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Schneier-Ranum Face-Off on whitelisting and blacklisting
This article is part of the January/February 2011 issue of Information Security magazine
Point: Marcus Ranum In 2007, I wrote an article on execution control in which I explained why antivirus was a dead-end idea, and predicted an eventual switchover from blacklisting to whitelisting. I couldn't have been more wrong so I periodically catch myself wondering if I'm one of a small percentage of the people who "get it," and if the entire security world has its collective head where the sun doesn't shine. Obviously, malware is a big problem and there's not going to be a silver bullet solution to it, but the industry's response to system integrity continues to be ineffective, expensive and a wasteful of time and energy. To briefly recap: blacklisting is the oldest algorithm in computer security. Know what's bad, develop a pattern-matching system to detect it, and ring a bell when you detect the pattern. You can earn extra credit for detecting the bad thing just before it happens, and preventing it from happening. In a nutshell, that's what's behind many antivirus, intrusion prevention/detection systems, and spam filters. ...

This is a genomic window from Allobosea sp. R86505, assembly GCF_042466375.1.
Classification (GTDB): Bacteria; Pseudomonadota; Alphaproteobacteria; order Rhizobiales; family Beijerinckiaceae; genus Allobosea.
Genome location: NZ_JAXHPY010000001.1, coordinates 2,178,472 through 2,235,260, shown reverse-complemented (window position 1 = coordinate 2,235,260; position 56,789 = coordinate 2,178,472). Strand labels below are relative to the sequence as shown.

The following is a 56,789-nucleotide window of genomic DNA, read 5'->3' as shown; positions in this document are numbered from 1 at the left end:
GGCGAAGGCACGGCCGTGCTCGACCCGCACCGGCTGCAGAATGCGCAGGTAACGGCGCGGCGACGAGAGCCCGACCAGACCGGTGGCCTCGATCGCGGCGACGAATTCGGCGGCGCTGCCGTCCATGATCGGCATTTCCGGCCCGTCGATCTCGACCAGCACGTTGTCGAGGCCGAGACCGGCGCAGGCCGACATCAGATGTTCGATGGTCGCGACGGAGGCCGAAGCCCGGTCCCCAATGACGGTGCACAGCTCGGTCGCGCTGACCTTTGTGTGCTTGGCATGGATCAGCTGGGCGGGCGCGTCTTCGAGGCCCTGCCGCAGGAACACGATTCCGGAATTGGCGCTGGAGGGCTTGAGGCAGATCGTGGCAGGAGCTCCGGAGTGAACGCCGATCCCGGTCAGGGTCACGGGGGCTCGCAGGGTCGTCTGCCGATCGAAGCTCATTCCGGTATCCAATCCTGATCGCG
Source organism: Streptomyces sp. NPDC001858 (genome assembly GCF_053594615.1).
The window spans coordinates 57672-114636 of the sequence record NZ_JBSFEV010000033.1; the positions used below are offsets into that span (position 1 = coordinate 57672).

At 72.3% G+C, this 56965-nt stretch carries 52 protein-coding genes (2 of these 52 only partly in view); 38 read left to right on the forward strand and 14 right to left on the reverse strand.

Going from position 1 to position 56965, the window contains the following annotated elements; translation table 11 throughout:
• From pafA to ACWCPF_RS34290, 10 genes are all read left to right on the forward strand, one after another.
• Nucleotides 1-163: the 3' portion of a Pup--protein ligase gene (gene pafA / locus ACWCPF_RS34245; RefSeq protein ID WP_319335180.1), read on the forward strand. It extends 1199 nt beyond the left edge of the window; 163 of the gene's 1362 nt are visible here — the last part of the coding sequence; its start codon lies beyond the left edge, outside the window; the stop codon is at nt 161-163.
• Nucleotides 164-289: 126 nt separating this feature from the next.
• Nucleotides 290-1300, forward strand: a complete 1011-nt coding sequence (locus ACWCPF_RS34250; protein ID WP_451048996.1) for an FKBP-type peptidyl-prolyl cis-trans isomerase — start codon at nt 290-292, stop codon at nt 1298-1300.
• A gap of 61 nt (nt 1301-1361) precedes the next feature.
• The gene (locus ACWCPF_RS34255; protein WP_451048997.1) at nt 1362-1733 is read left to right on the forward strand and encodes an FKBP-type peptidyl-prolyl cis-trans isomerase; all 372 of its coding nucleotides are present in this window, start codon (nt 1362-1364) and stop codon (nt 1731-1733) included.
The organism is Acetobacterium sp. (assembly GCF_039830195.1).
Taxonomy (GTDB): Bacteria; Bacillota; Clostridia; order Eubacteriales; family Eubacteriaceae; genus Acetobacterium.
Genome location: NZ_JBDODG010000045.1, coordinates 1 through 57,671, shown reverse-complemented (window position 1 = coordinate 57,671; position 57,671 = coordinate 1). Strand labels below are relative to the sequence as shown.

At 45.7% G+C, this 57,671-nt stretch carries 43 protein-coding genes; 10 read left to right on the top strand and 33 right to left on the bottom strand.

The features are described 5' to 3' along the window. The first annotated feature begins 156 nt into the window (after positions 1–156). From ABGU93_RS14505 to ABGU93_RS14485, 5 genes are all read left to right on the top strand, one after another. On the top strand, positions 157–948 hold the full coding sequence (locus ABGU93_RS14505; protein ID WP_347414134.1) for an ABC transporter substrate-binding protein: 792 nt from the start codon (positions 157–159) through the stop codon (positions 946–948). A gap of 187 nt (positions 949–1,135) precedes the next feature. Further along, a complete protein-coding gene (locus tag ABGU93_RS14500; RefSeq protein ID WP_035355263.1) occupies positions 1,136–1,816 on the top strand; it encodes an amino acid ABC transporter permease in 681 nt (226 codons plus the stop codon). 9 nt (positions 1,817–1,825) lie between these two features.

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Features in this issue
Information security managers are getting more of a say in enterprise cloud initiatives and mobile device projects.
Enforcing endpoint security requires careful planning and deployment.
Stuxnet put the spotlight on critical infrastructure protection but will efforts to improve SCADA security come too late?
Columns in this issue
Security experts Bruce Schneier and Marcus Ranum debate whether network security should be based on whitelisting or blacklisting.
Automation hasn't killed the penetration tester – yet.
A look back at articles from the past shows that the same information security problems persist today.